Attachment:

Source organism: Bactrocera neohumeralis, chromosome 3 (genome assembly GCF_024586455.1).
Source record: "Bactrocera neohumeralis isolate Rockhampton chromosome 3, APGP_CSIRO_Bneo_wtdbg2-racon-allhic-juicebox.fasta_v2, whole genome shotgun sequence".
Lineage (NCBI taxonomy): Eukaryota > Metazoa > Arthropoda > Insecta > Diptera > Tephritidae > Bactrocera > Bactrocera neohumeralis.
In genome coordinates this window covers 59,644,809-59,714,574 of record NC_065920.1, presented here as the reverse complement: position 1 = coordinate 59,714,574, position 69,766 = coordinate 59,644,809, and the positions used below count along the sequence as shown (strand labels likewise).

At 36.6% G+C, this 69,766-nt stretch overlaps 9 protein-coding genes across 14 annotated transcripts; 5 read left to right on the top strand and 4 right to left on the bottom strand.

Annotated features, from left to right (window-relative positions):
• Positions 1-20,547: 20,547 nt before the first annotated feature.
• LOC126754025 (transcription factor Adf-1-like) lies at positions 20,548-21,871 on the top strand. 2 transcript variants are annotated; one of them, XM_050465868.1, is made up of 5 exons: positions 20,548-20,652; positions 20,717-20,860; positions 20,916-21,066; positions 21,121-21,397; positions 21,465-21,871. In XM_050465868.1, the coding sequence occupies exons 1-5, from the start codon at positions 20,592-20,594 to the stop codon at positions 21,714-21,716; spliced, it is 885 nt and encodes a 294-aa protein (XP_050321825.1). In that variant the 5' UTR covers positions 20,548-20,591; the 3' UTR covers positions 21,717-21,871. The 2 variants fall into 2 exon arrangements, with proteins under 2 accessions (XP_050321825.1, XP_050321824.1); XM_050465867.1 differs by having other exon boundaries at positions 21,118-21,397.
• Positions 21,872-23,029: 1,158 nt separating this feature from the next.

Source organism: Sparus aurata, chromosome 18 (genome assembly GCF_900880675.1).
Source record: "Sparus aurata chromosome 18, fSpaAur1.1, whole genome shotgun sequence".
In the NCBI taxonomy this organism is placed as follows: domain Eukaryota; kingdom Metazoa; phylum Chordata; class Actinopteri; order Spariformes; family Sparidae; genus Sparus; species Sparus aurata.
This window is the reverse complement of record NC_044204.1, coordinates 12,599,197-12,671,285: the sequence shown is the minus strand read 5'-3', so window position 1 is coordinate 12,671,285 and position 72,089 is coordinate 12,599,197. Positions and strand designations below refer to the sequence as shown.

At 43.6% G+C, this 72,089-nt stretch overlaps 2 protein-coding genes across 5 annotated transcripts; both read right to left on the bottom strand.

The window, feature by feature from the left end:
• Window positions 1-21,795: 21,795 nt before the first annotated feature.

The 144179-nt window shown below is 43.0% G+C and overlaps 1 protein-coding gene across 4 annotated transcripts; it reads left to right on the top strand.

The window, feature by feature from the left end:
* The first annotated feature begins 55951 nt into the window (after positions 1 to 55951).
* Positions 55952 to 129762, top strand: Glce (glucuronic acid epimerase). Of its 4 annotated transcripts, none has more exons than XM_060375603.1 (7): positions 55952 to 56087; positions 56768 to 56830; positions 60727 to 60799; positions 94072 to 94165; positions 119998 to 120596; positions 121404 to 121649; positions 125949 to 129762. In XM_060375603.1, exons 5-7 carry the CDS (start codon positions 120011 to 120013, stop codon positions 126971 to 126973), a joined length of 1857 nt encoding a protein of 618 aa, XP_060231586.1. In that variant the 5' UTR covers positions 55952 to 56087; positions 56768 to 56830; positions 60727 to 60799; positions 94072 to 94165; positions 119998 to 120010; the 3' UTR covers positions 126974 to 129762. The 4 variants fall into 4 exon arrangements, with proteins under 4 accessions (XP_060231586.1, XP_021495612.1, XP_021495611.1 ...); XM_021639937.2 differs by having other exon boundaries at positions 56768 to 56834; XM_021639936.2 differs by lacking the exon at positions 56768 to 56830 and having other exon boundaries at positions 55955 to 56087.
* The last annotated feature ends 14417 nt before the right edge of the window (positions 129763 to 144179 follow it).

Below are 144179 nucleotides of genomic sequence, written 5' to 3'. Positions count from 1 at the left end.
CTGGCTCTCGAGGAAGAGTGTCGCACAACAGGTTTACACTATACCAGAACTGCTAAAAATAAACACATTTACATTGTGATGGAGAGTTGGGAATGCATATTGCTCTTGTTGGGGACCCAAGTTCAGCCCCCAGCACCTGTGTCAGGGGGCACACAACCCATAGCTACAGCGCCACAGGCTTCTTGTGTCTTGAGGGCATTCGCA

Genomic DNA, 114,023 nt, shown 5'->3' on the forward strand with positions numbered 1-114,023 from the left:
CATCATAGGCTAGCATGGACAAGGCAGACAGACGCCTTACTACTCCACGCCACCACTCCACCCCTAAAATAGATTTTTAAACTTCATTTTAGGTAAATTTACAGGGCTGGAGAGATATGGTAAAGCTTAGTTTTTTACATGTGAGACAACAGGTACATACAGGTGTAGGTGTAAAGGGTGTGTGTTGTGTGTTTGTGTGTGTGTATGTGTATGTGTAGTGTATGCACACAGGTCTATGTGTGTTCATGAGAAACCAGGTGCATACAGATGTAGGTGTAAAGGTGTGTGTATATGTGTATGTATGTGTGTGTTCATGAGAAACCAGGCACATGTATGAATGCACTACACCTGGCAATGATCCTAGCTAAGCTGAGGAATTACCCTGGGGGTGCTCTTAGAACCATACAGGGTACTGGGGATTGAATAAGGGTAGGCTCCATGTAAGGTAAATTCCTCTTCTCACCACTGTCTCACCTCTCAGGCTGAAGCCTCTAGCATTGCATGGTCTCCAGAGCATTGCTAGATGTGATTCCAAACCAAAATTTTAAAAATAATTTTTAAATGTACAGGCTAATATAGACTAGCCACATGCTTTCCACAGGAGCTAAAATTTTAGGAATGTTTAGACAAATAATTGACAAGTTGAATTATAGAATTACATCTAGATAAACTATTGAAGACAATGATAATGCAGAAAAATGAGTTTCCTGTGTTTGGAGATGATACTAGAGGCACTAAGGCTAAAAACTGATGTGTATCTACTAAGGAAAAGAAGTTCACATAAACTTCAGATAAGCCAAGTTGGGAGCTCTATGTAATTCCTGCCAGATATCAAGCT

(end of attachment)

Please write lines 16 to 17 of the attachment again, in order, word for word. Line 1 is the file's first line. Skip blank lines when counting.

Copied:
• Window positions 1-21,795: 21,795 nt before the first annotated feature.

The 144179-nt window shown below is 43.0% G+C and overlaps 1 protein-coding gene across 4 annotated transcripts; it reads left to right on the top strand.